The Bride Wore Red (1937)

Passed  |   |  Comedy, Drama, Romance  |  8 October 1937 (USA)
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Count Armalia believes that the luck of birth is all that separates the rich from the poor. To test his theory, he sends Anni, who is a singer in a dive, to a ritzy resort for two weeks. ... See full summary »



(screen play), (screen play), 5 more credits »
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Complete credited cast:
Anni Pavlovitch
Rudi Pal
Contessa di Meina
Admiral Monti
Lynne Carver ...
Maddelena Monti
George Zucco ...
Count Armalia
Mary Philips ...
Maria (as Mary Phillips)
Paul Porcasi ...
Frank Puglia ...


Count Armalia believes that the luck of birth is all that separates the rich from the poor. To test his theory, he sends Anni, who is a singer in a dive, to a ritzy resort for two weeks. With fancy new clothes and ersatz status, Anni decides that she likes the rich life. But with time running out, she needs a rich husband and Rudi is the one she chooses. Only it takes longer than two weeks for Rudi to dump his fiancée and propose to her. In the weeks that she has been there, she finds that she loves Giulio, the postman with the small house and the donkey cart. But will she give up love for wealth.... Written by Tony Fontana <>

Plot Summary | Add Synopsis


Comedy | Drama | Romance


Passed | See all certifications »




Release Date:

8 October 1937 (USA)  »

Also Known As:

L'inconnue du palace  »

Filming Locations:


Company Credits

Production Co:

Show detailed on  »

Technical Specs


| (TV)

Sound Mix:

(Western Electric Sound System) (5.0) (L-R)

Aspect Ratio:

1.37 : 1
See  »

Did You Know?


Probably the real "star" of the film, and the source of its title, was the red beaded gown by Adrian, worn by Joan Crawford in the climactic ball scene. The dress was reused in fashion show sequences in The Big Store (1941) and, finally in color, in Du Barry Was a Lady (1943). See more »


Page Boy: [At the casino in Trieste: a young uniformed casino attendant carrying a platter brings Count Armalia his rather substantial roulette winnings in the form of large banknotes] Sir.
Count Rudi Armalia: [the Count starts to count the bills] Do you save your money, young man?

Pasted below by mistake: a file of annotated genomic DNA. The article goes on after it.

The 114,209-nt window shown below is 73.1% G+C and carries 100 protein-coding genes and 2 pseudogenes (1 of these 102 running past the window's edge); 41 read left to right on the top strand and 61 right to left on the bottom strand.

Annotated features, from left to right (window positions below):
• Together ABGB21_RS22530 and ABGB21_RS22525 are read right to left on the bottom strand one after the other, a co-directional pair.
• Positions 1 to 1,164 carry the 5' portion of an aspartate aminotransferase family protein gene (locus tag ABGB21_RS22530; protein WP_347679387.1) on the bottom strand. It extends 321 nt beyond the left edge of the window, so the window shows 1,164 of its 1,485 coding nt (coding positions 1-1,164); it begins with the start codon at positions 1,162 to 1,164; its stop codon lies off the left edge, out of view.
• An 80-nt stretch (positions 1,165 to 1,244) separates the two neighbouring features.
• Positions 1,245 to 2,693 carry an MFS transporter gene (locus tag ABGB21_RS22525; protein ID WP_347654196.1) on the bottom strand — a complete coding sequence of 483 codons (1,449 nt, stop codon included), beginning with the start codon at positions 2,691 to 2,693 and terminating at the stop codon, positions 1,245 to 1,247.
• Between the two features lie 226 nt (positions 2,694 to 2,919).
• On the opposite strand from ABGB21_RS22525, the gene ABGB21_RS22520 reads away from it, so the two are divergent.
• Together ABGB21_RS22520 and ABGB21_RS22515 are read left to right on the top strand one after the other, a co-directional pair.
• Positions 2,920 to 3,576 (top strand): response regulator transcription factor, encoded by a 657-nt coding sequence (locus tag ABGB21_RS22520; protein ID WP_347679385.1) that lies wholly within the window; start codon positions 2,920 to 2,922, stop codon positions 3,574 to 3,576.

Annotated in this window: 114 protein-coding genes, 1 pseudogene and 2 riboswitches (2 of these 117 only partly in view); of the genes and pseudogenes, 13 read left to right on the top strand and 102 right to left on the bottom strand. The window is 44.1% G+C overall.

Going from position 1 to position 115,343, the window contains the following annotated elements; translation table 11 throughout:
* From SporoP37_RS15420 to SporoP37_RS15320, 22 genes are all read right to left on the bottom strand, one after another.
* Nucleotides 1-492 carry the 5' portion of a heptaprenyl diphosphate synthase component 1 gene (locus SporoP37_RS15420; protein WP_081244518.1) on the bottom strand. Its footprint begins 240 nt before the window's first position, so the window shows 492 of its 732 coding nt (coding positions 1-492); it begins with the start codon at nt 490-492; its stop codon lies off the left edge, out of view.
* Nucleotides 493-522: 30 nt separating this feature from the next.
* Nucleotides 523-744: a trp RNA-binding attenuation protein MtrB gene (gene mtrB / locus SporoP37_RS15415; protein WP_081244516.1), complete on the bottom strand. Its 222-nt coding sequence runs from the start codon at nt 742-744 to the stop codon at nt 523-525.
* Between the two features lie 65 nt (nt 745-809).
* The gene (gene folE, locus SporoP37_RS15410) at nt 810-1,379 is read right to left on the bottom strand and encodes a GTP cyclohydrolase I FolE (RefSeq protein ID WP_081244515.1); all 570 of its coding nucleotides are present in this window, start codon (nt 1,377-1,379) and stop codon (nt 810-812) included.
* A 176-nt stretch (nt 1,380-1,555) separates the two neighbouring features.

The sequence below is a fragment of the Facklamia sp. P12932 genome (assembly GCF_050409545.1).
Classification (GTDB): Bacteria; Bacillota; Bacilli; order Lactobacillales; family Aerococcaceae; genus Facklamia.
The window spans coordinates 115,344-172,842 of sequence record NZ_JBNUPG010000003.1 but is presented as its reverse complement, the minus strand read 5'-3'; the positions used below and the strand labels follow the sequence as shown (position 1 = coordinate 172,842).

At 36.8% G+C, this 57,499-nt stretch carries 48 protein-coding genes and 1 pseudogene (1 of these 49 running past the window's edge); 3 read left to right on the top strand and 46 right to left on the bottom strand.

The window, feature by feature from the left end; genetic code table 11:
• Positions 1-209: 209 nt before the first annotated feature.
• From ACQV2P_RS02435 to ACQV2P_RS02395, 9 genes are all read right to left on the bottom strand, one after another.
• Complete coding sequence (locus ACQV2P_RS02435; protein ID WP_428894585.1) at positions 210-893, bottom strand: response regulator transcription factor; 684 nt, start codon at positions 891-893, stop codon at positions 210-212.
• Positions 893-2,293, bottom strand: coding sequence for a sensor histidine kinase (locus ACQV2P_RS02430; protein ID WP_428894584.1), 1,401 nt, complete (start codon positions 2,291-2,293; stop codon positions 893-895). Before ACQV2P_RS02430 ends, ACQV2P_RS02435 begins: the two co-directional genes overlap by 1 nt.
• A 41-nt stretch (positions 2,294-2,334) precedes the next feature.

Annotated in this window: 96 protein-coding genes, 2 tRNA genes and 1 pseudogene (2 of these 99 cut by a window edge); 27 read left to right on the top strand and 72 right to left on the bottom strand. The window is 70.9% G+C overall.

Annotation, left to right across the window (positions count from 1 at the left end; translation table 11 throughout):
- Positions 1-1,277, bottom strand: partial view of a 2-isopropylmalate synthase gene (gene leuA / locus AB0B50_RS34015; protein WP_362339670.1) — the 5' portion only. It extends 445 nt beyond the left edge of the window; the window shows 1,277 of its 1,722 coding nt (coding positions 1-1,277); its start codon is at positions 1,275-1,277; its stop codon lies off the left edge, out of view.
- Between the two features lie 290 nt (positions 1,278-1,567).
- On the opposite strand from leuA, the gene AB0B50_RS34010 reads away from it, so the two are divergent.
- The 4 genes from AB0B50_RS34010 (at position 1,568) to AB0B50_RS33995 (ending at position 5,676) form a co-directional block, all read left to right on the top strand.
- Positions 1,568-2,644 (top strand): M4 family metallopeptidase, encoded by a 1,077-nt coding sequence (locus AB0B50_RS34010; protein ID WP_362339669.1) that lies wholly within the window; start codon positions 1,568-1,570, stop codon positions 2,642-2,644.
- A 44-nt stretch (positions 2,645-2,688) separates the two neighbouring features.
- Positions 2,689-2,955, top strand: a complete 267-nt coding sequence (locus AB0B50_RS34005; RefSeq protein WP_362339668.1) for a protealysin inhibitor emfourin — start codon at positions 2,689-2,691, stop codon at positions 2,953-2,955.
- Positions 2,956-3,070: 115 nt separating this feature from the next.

Page Boy: No sir.
Count Rudi Armalia: Or support a sick mother?
Page Boy: No sir.
Count Rudi Armalia: Perhaps you're working your way through school?
Page Boy: No sir.
Count Rudi Armalia: You have no ambition of any kind?
Page Boy: No sir.
Count Rudi Armalia: Good. Here's an enormous tip for you. Squander it.
See more »

Crazy Credits

During the opening credits, a music box is shown playing a tune in the background. See more »


Featured in The Romance of Celluloid (1937) See more »


Bridal Chorus (Here Comes the Bride)
(1850) (uncredited)
from "Lohengrin"
Music by Richard Wagner
Sung a cappella by Joan Crawford
See more »

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User Reviews

What Joan Did
8 November 2006 | by (United States) – See all my reviews

In about 1980 I saw this film at the UCLA Film Archives in a series presenting Dorothy Arzner directed films. There was a guest speaker at the event who was a personal friend of Arzner's. I don't remember her name, but she was introduced as, among other things, the writer for the script of "Craig's Wife" (1936; starring Rosalind Russell).

She said she was on the set for some of the shooting of "Bride Wore Red," and described how Joan Crawford was completely uncooperative with the director. Originally it was written for Luise Rainer but for some reason she was unavailable. "So they got Joan Crawford who wasn't anything like her," and was not suited for the film in this woman's opinion. While she was on the set she witnessed how Dorothy Arzner would gently make suggestions as to how to play a scene, "...and Joan would scream, 'You'll destroy me! You'll destroy me!' and she would run up to L.B. Mayer and he would say, 'There, there Joan, play it your way." So she did, "...and frankly, the film bombed. But when you have a star that is entirely uncooperative, you can't blame the director." I hope I have quoted this woman accurately. That is what has stuck in my memory. I am a big Crawford fan, but her flaws were apparently spectacular. I just thought it would be interesting to record this bit of info.

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